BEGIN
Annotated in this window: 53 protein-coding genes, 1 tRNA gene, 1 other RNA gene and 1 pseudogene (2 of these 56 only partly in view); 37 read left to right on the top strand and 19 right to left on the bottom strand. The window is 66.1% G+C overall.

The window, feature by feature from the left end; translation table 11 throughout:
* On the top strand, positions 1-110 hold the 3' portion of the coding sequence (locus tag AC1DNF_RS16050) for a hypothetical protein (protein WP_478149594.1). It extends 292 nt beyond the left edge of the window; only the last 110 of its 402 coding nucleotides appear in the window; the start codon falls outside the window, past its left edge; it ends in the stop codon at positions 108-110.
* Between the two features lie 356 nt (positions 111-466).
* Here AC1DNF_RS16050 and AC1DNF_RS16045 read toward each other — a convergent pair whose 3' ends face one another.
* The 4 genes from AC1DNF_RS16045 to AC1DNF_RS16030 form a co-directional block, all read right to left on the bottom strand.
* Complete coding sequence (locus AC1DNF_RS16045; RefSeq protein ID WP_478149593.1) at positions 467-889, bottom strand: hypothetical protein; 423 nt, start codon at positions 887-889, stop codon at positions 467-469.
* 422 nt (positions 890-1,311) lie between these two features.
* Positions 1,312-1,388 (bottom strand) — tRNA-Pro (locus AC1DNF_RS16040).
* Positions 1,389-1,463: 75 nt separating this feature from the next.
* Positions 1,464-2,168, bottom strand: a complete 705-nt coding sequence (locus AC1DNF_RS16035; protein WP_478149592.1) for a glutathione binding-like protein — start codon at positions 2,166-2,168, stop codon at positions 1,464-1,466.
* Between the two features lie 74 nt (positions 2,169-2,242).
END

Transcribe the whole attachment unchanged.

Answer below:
Annotated in this window: 53 protein-coding genes, 1 tRNA gene, 1 other RNA gene and 1 pseudogene (2 of these 56 only partly in view); 37 read left to right on the top strand and 19 right to left on the bottom strand. The window is 66.1% G+C overall.

The window, feature by feature from the left end; translation table 11 throughout:
* On the top strand, positions 1-110 hold the 3' portion of the coding sequence (locus tag AC1DNF_RS16050) for a hypothetical protein (protein WP_478149594.1). It extends 292 nt beyond the left edge of the window; only the last 110 of its 402 coding nucleotides appear in the window; the start codon falls outside the window, past its left edge; it ends in the stop codon at positions 108-110.
* Between the two features lie 356 nt (positions 111-466).
* Here AC1DNF_RS16050 and AC1DNF_RS16045 read toward each other — a convergent pair whose 3' ends face one another.
* The 4 genes from AC1DNF_RS16045 to AC1DNF_RS16030 form a co-directional block, all read right to left on the bottom strand.
* Complete coding sequence (locus AC1DNF_RS16045; RefSeq protein ID WP_478149593.1) at positions 467-889, bottom strand: hypothetical protein; 423 nt, start codon at positions 887-889, stop codon at positions 467-469.
* 422 nt (positions 890-1,311) lie between these two features.
* Positions 1,312-1,388 (bottom strand) — tRNA-Pro (locus AC1DNF_RS16040).
* Positions 1,389-1,463: 75 nt separating this feature from the next.
* Positions 1,464-2,168, bottom strand: a complete 705-nt coding sequence (locus AC1DNF_RS16035; protein WP_478149592.1) for a glutathione binding-like protein — start codon at positions 2,166-2,168, stop codon at positions 1,464-1,466.
* Between the two features lie 74 nt (positions 2,169-2,242).